Dr M. AI-Saket, Jordan
The Drug Directorate at the Ministry of Health in Jordan is aware of the importance of bioequivalence studies as an essential requirement for drug registration to increase trade and the number of locally produced drugs. In 1986, the Drug Directorate adopted a policy of requesting bioequivalence studies for the following categories: sustained release products, enteric coated products, and low dissolution profile products.
In 1998, the Drug Directorate began implementation of regulations as a prerequisite to drug registration. The therapeutic efficacy of pharmaceutical formulations is governed by factors related to both the in vitro dissolution characteristics of the drug, and its in vivo bioavailablity. This inherent interdependency within the drug-patient biosystem is the major concern underlying the importance of in vitro/in vivo correlation studies.
The dissolution rate of a specific dosage form is essentially an arbitrary parameter that is very dependent on the methodology utilized in generating data. Changes in the type of apparatus, dissolution medium, agitation speed, etc., can modify dramatically the dissolution pattern. Therefore, unless it is demonstrated experimentally that the in vitro dissolution behaviour reflects the in vivo performance in humans, the data can be of no relevant value in predicting or passing any judgement on the clinical effectiveness of a drug product. In other words, the bioavailability implications of dissolution should never be accepted on faith; rather they must be proven through carefully designed in vitro/in vivo correlation studies.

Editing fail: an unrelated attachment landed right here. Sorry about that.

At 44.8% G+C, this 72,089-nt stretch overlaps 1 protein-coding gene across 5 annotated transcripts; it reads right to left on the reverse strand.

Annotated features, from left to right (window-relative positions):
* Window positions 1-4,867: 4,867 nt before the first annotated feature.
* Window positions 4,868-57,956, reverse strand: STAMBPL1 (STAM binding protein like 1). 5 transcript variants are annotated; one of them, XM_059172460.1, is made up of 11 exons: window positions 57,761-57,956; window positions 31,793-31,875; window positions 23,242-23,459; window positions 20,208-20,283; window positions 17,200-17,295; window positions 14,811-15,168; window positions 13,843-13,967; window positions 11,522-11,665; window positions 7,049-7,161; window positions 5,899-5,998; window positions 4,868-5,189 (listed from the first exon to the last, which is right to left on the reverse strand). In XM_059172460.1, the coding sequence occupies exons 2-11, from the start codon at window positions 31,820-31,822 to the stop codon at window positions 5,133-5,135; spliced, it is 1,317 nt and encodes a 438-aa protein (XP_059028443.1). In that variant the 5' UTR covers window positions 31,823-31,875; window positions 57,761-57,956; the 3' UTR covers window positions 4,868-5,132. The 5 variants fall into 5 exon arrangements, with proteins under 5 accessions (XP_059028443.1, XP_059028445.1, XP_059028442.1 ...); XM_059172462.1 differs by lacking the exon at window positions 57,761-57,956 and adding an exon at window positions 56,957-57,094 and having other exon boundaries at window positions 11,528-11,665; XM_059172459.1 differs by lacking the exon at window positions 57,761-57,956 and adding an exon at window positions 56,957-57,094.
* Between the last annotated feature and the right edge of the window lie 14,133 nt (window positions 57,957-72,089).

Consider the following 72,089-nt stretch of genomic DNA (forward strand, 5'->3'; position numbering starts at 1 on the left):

Dissolution tests are usually used for the development of a new product, to assist with the determination of bioequivalence, and to assist in choosing a formulation. They may also serve to evaluate whether more clinical studies are needed to assess product bioavailabilty when no correlation exists. In general, it has been noted that for immediate release dosage forms a good level of correlation has been reported and the dissolution profiles were predictive of human bioavailability in many cases. For sustained release dosage forms the problem is much more complex.
In summary, there is a real need to develop dissolution tests that better predict in vivo performance of drug products. This could be achieved if the conditions in the gastrointestinal tract were successfully reconstructed in in vitro systems. The development of prognostic in vitro tests should lead not only to a reduction in the work needed for formulation development, but also in the number and size of clinical studies required, as well as to more meaningful quality assurance tests.